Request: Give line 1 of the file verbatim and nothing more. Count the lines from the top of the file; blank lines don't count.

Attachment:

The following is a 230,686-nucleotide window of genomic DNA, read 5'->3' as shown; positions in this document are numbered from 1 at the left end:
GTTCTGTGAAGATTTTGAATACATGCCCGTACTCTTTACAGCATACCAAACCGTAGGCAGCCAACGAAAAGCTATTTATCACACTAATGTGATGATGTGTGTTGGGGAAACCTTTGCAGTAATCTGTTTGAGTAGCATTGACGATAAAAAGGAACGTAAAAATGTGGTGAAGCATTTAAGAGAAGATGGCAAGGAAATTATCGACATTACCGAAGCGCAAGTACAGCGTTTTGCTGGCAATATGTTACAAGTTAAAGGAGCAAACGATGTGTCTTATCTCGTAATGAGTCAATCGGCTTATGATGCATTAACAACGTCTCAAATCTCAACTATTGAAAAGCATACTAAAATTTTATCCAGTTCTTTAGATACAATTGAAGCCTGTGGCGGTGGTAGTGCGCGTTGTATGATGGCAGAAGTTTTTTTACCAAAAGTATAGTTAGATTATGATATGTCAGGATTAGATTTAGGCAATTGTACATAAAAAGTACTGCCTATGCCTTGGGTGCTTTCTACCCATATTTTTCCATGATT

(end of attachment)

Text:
The following is a 230,686-nucleotide window of genomic DNA, read 5'->3' as shown; positions in this document are numbered from 1 at the left end: